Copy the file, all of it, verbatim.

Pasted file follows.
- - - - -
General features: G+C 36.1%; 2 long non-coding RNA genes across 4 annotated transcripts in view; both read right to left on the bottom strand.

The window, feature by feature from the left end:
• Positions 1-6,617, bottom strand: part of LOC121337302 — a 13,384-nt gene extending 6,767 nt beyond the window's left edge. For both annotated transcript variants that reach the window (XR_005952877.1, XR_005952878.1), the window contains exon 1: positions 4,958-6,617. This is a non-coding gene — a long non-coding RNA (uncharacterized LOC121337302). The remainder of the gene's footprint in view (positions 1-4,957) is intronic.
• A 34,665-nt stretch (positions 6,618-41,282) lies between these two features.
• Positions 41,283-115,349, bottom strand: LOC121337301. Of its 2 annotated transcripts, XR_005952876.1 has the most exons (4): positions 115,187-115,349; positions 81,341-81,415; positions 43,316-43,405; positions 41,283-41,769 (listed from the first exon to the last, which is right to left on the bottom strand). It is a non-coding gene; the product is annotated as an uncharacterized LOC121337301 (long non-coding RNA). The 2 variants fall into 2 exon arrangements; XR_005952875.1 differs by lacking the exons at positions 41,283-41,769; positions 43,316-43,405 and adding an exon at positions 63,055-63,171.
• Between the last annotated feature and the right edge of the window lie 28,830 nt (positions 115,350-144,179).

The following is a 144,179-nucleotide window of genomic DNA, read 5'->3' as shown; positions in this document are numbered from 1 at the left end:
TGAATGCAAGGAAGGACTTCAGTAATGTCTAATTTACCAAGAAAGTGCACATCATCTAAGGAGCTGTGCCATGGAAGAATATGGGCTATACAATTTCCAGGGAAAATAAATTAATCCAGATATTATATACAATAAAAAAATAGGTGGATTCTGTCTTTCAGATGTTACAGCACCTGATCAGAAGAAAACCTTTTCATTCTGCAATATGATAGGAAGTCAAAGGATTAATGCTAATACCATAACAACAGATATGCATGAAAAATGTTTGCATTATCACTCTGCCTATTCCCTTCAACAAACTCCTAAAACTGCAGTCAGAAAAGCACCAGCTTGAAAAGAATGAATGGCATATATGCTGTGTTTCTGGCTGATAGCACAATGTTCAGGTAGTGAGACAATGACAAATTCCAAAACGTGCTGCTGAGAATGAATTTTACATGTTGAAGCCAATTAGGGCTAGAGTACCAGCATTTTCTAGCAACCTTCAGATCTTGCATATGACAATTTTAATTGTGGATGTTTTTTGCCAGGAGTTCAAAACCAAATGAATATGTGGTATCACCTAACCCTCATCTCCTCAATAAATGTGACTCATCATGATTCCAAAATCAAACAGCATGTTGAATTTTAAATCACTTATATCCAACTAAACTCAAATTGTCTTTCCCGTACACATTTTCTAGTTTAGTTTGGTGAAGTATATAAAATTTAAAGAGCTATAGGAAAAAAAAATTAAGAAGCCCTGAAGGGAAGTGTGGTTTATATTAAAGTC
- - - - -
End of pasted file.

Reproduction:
General features: G+C 36.1%; 2 long non-coding RNA genes across 4 annotated transcripts in view; both read right to left on the bottom strand.

The window, feature by feature from the left end:
• Positions 1-6,617, bottom strand: part of LOC121337302 — a 13,384-nt gene extending 6,767 nt beyond the window's left edge. For both annotated transcript variants that reach the window (XR_005952877.1, XR_005952878.1), the window contains exon 1: positions 4,958-6,617. This is a non-coding gene — a long non-coding RNA (uncharacterized LOC121337302). The remainder of the gene's footprint in view (positions 1-4,957) is intronic.
• A 34,665-nt stretch (positions 6,618-41,282) lies between these two features.
• Positions 41,283-115,349, bottom strand: LOC121337301. Of its 2 annotated transcripts, XR_005952876.1 has the most exons (4): positions 115,187-115,349; positions 81,341-81,415; positions 43,316-43,405; positions 41,283-41,769 (listed from the first exon to the last, which is right to left on the bottom strand). It is a non-coding gene; the product is annotated as an uncharacterized LOC121337301 (long non-coding RNA). The 2 variants fall into 2 exon arrangements; XR_005952875.1 differs by lacking the exons at positions 41,283-41,769; positions 43,316-43,405 and adding an exon at positions 63,055-63,171.
• Between the last annotated feature and the right edge of the window lie 28,830 nt (positions 115,350-144,179).

The following is a 144,179-nucleotide window of genomic DNA, read 5'->3' as shown; positions in this document are numbered from 1 at the left end:
TGAATGCAAGGAAGGACTTCAGTAATGTCTAATTTACCAAGAAAGTGCACATCATCTAAGGAGCTGTGCCATGGAAGAATATGGGCTATACAATTTCCAGGGAAAATAAATTAATCCAGATATTATATACAATAAAAAAATAGGTGGATTCTGTCTTTCAGATGTTACAGCACCTGATCAGAAGAAAACCTTTTCATTCTGCAATATGATAGGAAGTCAAAGGATTAATGCTAATACCATAACAACAGATATGCATGAAAAATGTTTGCATTATCACTCTGCCTATTCCCTTCAACAAACTCCTAAAACTGCAGTCAGAAAAGCACCAGCTTGAAAAGAATGAATGGCATATATGCTGTGTTTCTGGCTGATAGCACAATGTTCAGGTAGTGAGACAATGACAAATTCCAAAACGTGCTGCTGAGAATGAATTTTACATGTTGAAGCCAATTAGGGCTAGAGTACCAGCATTTTCTAGCAACCTTCAGATCTTGCATATGACAATTTTAATTGTGGATGTTTTTTGCCAGGAGTTCAAAACCAAATGAATATGTGGTATCACCTAACCCTCATCTCCTCAATAAATGTGACTCATCATGATTCCAAAATCAAACAGCATGTTGAATTTTAAATCACTTATATCCAACTAAACTCAAATTGTCTTTCCCGTACACATTTTCTAGTTTAGTTTGGTGAAGTATATAAAATTTAAAGAGCTATAGGAAAAAAAAATTAAGAAGCCCTGAAGGGAAGTGTGGTTTATATTAAAGTC